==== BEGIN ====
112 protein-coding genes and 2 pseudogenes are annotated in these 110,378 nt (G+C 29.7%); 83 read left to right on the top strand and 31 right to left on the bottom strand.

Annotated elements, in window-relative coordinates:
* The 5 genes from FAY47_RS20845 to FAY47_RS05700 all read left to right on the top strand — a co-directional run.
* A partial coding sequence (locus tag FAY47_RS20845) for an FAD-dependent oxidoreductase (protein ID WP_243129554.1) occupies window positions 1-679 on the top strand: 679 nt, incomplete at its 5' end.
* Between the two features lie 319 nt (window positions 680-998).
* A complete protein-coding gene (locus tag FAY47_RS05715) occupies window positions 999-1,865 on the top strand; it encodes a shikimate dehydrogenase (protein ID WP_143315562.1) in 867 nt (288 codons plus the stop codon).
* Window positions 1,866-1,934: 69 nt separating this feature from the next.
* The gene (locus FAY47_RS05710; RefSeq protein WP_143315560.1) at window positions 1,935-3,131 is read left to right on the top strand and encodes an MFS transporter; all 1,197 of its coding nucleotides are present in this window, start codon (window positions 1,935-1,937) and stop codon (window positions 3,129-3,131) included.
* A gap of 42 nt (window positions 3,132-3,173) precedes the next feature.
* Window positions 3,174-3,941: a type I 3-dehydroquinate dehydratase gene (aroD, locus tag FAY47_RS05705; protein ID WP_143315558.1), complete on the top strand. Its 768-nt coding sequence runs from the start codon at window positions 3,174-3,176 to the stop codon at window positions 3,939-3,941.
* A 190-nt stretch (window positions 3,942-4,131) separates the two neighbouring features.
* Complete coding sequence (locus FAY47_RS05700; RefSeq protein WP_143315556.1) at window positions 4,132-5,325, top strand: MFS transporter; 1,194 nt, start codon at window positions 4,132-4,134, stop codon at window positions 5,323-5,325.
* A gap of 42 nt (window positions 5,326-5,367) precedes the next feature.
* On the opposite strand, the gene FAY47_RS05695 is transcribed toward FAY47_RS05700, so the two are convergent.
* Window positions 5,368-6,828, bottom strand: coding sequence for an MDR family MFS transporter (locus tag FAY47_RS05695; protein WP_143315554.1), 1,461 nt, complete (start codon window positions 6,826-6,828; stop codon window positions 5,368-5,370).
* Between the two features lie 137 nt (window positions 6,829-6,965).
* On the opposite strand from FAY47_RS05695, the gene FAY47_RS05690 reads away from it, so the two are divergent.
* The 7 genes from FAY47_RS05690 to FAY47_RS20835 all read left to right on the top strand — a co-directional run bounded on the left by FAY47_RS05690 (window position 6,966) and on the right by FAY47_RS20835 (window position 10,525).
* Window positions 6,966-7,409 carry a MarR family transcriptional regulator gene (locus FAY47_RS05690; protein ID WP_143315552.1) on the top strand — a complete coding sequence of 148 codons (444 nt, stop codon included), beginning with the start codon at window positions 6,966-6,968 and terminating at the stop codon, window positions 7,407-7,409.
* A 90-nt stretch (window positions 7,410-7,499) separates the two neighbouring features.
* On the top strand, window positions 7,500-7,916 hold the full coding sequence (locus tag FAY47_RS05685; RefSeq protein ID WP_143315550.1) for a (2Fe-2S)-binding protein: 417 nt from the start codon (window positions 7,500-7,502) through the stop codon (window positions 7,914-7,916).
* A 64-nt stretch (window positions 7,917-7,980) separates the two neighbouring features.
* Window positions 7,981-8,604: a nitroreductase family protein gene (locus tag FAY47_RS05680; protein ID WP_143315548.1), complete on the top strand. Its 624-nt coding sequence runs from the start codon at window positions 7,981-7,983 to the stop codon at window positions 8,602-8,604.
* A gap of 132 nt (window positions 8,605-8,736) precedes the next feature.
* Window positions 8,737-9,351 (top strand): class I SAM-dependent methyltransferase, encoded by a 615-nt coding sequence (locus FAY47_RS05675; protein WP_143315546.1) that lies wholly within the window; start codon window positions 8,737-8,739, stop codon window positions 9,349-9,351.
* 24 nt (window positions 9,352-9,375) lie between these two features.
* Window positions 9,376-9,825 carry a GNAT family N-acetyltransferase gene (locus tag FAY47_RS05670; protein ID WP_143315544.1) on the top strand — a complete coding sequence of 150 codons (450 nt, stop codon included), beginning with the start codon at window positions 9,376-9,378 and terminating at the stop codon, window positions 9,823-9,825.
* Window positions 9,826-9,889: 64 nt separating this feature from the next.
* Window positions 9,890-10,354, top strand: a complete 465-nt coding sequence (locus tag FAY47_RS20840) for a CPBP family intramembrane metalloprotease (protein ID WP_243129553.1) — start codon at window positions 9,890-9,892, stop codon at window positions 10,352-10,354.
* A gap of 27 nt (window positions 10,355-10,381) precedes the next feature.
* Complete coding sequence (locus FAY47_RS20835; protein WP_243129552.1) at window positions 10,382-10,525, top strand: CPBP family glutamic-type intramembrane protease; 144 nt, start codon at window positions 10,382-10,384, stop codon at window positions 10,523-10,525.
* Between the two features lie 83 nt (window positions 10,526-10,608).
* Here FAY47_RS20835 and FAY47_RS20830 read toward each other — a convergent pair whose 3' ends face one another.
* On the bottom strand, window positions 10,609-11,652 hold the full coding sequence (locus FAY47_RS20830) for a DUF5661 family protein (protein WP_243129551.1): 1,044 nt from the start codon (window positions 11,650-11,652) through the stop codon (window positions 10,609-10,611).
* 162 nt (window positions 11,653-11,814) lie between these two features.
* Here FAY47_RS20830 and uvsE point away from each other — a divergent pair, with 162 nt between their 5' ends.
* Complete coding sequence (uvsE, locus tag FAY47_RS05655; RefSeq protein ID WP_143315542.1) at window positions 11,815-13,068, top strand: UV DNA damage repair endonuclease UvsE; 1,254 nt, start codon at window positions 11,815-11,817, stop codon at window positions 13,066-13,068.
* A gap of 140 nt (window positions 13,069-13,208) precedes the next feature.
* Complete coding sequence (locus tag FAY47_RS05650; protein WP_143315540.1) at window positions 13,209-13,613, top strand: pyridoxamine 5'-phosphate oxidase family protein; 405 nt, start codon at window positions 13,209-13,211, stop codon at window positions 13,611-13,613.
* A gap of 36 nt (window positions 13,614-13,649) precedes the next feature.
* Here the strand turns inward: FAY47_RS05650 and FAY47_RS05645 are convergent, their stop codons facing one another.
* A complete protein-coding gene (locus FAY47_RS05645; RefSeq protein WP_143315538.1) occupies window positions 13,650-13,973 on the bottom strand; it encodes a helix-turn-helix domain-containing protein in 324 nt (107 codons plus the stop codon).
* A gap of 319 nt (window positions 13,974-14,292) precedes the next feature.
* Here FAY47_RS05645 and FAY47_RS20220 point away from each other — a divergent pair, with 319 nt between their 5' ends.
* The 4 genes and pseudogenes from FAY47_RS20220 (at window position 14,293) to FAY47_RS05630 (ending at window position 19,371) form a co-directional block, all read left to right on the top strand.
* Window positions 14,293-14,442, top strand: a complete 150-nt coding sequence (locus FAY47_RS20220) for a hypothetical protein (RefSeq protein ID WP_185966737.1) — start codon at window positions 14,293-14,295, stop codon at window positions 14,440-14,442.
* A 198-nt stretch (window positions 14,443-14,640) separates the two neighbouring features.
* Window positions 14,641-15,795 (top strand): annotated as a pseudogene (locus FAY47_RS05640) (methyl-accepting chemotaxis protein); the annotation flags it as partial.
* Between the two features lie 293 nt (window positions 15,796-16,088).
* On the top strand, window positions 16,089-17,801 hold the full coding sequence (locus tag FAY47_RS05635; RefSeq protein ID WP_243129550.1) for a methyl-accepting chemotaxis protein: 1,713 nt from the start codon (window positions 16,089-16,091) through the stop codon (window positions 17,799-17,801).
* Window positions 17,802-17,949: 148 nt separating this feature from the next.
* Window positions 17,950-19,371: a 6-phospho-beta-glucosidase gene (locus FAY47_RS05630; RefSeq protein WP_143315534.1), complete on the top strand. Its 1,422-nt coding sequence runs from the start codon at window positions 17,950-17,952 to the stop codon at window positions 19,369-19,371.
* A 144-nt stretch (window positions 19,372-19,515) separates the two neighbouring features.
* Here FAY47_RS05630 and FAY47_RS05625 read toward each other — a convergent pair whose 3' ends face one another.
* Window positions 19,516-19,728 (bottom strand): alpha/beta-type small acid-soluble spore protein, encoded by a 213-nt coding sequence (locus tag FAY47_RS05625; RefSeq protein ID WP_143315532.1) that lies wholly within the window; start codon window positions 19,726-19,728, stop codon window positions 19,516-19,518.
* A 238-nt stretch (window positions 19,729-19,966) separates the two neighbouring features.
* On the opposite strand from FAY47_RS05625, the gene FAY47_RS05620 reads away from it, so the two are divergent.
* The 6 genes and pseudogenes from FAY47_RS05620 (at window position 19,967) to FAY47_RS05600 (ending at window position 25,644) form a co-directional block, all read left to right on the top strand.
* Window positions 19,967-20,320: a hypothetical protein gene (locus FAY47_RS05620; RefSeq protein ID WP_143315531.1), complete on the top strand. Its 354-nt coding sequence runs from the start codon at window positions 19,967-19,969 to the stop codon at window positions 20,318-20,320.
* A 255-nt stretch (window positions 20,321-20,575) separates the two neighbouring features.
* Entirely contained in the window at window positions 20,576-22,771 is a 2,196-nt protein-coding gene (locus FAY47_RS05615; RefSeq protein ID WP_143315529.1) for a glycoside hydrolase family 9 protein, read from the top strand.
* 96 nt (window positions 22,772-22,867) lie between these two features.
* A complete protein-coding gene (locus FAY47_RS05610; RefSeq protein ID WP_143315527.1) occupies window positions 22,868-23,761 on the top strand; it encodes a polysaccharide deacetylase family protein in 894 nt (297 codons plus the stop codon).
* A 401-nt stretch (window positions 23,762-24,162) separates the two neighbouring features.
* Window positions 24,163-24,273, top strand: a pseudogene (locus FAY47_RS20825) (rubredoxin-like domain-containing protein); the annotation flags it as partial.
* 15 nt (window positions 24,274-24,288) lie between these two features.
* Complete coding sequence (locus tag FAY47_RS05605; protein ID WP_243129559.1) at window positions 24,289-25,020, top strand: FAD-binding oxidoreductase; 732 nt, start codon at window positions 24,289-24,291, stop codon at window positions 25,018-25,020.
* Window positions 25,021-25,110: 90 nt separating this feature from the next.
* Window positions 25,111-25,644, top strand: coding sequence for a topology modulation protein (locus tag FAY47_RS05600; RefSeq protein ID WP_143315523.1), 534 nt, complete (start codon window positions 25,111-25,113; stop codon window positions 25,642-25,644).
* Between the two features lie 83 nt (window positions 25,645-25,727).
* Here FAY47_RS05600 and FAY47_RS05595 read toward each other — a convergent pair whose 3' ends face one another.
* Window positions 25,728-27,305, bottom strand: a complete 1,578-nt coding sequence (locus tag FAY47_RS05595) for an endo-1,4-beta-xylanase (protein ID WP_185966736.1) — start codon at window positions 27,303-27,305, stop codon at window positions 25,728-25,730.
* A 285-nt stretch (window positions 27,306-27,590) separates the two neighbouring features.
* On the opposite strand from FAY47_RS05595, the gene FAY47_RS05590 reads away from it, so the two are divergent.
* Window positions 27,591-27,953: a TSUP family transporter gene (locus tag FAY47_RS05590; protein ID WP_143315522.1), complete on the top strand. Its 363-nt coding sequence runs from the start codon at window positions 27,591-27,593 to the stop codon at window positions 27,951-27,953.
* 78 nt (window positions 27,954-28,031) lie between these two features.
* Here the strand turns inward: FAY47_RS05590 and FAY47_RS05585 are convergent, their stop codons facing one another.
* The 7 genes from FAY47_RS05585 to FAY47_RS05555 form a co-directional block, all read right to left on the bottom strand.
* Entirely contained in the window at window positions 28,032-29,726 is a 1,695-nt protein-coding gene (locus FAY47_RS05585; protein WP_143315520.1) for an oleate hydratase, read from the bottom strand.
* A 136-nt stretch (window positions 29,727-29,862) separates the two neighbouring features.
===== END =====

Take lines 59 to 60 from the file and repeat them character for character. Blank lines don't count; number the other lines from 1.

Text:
* Window positions 19,967-20,320: a hypothetical protein gene (locus FAY47_RS05620; RefSeq protein ID WP_143315531.1), complete on the top strand. Its 354-nt coding sequence runs from the start codon at window positions 19,967-19,969 to the stop codon at window positions 20,318-20,320.
* A 255-nt stretch (window positions 20,321-20,575) separates the two neighbouring features.